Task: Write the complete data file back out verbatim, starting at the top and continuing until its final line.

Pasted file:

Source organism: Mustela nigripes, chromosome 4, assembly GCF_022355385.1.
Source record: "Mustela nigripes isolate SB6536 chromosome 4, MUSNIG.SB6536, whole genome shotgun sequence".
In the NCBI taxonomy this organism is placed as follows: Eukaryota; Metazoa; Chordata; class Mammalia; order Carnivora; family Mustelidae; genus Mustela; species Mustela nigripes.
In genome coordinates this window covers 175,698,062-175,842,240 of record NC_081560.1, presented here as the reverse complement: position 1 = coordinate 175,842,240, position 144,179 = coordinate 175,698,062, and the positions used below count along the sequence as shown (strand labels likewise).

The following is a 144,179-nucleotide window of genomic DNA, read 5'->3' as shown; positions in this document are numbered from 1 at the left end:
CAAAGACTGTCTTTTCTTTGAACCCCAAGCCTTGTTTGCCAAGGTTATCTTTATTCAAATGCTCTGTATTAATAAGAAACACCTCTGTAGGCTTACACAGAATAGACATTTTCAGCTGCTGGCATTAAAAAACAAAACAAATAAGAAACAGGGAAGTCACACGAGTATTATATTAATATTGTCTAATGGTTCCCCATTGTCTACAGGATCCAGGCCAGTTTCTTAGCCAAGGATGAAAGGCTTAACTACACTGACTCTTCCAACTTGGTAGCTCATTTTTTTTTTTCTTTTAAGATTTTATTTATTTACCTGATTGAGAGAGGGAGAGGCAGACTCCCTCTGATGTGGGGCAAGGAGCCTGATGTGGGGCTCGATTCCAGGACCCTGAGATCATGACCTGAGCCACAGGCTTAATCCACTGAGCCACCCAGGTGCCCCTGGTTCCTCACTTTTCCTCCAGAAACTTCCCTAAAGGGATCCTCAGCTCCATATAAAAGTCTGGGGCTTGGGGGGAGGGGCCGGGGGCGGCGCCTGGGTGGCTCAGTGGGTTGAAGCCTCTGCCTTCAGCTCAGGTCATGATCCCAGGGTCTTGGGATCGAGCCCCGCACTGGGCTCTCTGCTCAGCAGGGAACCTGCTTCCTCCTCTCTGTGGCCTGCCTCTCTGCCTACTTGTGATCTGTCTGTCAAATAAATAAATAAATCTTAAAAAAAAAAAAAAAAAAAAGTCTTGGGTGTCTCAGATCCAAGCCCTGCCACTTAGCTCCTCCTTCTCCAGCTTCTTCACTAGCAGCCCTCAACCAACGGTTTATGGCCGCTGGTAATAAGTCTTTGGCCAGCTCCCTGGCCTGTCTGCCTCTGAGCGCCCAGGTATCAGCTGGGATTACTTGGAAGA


Source organism: Mustela nigripes, chromosome 4, assembly GCF_022355385.1.
Source record: "Mustela nigripes isolate SB6536 chromosome 4, MUSNIG.SB6536, whole genome shotgun sequence".
In the NCBI taxonomy this organism is placed as follows: Eukaryota; Metazoa; Chordata; class Mammalia; order Carnivora; family Mustelidae; genus Mustela; species Mustela nigripes.
In genome coordinates this window covers 175,698,062-175,842,240 of record NC_081560.1, presented here as the reverse complement: position 1 = coordinate 175,842,240, position 144,179 = coordinate 175,698,062, and the positions used below count along the sequence as shown (strand labels likewise).

The following is a 144,179-nucleotide window of genomic DNA, read 5'->3' as shown; positions in this document are numbered from 1 at the left end:
CAAAGACTGTCTTTTCTTTGAACCCCAAGCCTTGTTTGCCAAGGTTATCTTTATTCAAATGCTCTGTATTAATAAGAAACACCTCTGTAGGCTTACACAGAATAGACATTTTCAGCTGCTGGCATTAAAAAACAAAACAAATAAGAAACAGGGAAGTCACACGAGTATTATATTAATATTGTCTAATGGTTCCCCATTGTCTACAGGATCCAGGCCAGTTTCTTAGCCAAGGATGAAAGGCTTAACTACACTGACTCTTCCAACTTGGTAGCTCATTTTTTTTTTTCTTTTAAGATTTTATTTATTTACCTGATTGAGAGAGGGAGAGGCAGACTCCCTCTGATGTGGGGCAAGGAGCCTGATGTGGGGCTCGATTCCAGGACCCTGAGATCATGACCTGAGCCACAGGCTTAATCCACTGAGCCACCCAGGTGCCCCTGGTTCCTCACTTTTCCTCCAGAAACTTCCCTAAAGGGATCCTCAGCTCCATATAAAAGTCTGGGGCTTGGGGGGAGGGGCCGGGGGCGGCGCCTGGGTGGCTCAGTGGGTTGAAGCCTCTGCCTTCAGCTCAGGTCATGATCCCAGGGTCTTGGGATCGAGCCCCGCACTGGGCTCTCTGCTCAGCAGGGAACCTGCTTCCTCCTCTCTGTGGCCTGCCTCTCTGCCTACTTGTGATCTGTCTGTCAAATAAATAAATAAATCTTAAAAAAAAAAAAAAAAAAAAGTCTTGGGTGTCTCAGATCCAAGCCCTGCCACTTAGCTCCTCCTTCTCCAGCTTCTTCACTAGCAGCCCTCAACCAACGGTTTATGGCCGCTGGTAATAAGTCTTTGGCCAGCTCCCTGGCCTGTCTGCCTCTGAGCGCCCAGGTATCAGCTGGGATTACTTGGAAGA